Surface Analysis - On Sunday (4/16) more low pressure was falling southeast from Kamchatka heading towards an upper cutoff low on the dateline. By Sunday evening a small fetch of 35 kt northwest winds is forecast generating maybe 17 ft seas at 45N 170E targeting Hawaii. The fetch to fall southeast Monday AM (4/15) with a marginally larger area of 19 ft seas forecast at 42N 171E. By evening the fetch is to be fading from barely 30 kts with 18 ft seas fading at 37N 174E. All fetch to be gone by Tues AM (4/16). If all goes as forecast some degree of small windswell could result pushing towards Hawaii arriving later in the workweek. Will monitor.
Otherwise high pressure at 1028 mbs was centered 700 nmiles west of San Francisco CA resulting in the usual Spring time pressure gradient and north winds 30 kts along the Central CA coast resulting in locally produced raw north windswell. The gradient to fade by evening being r.cgiaced by a more generalized north wind flow at 20 kts Monday extending from British Columbia southward to just off the San Diego-Mexico border with windswell fading some. But again by Tuesday (4/16) that gradient is to fire up with winds building to 30 kts over most of the California coast with windswell up again, only to moderate Wednesday into Thursday (4/18) to 25 kts and windswell fading some. In all varying degrees of raw windswell the expected result for Central CA (see QuikCASTs for details).
North Pacific Animations: Jetstream - Surface Pressure/Wind - Sea Height - Surf Height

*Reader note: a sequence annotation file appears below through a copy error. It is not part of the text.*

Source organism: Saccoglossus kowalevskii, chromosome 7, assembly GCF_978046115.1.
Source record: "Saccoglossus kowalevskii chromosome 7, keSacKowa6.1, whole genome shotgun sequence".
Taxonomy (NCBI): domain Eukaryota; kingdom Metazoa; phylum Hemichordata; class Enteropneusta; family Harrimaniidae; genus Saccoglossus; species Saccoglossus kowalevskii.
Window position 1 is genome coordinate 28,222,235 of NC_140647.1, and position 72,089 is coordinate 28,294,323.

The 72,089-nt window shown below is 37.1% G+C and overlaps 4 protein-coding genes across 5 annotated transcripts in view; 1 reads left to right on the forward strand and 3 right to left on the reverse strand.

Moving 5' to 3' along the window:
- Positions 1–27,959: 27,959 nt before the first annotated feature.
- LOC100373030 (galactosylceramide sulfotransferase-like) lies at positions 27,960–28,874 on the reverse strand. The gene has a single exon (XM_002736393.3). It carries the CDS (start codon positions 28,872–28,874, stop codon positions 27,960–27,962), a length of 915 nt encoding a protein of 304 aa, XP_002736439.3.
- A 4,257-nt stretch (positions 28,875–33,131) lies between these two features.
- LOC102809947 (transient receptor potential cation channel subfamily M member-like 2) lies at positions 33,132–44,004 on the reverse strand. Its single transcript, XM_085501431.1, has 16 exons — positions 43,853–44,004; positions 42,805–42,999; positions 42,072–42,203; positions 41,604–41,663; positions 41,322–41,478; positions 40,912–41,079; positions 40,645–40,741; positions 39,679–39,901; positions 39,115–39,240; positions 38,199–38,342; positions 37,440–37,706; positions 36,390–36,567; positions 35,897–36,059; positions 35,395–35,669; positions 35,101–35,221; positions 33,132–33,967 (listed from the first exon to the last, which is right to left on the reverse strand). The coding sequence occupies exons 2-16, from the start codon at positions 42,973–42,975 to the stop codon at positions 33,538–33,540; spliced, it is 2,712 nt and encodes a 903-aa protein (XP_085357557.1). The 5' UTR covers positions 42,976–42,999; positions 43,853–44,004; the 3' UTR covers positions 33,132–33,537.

No tropical systems of interest are occurring.
California Nearshore Forecast
On Sunday (4/14) high pressure at 1028 mbs remained firmly in control of waters off California centered 700 nmiles west of San Francisco and ridging into Cape Mendocino generating the usual pressure gradient with 30 kt north winds pushing down the North and Central California coast, though Southern CA was mostly protected. But by evening the gradient is to fade some with light rain moving into Northern CA near Cape Mendocino. By Monday a broad area of only 20 kt north winds to remain, extending from British Columbia southward to Northern Baja. Light rain possible mostly along the coast. But by afternoon cooler air and clearing high pressure to take control with the gradient surging off all of CA with near 30 kt north winds forecast, even blowing into Southern CA nearshore waters. Light snow mid-day Monday for Tahoe building some into the evening and holding overnight with 2.5-3.5 inches of accumulation possible by Tuesday AM (4/16). Tuesday AM the gradient is to hold with 30 kt north winds over the whole state down to the Channel Islands but relaxing some in the afternoon, but still 25 kts and up to 30 kts over Cape Mendo. Perhaps some calming of local winds for Central CA on Wednesday AM but still 15 kts nearshore early and 20-25 kts over outer waters. The gradient to fade and lift north Thursday with winds over Cape Mendocino 25 kts out of the north by almost an eddy flow from San Francisco southward and becoming more pronounced by Friday. More of the same for the weekend.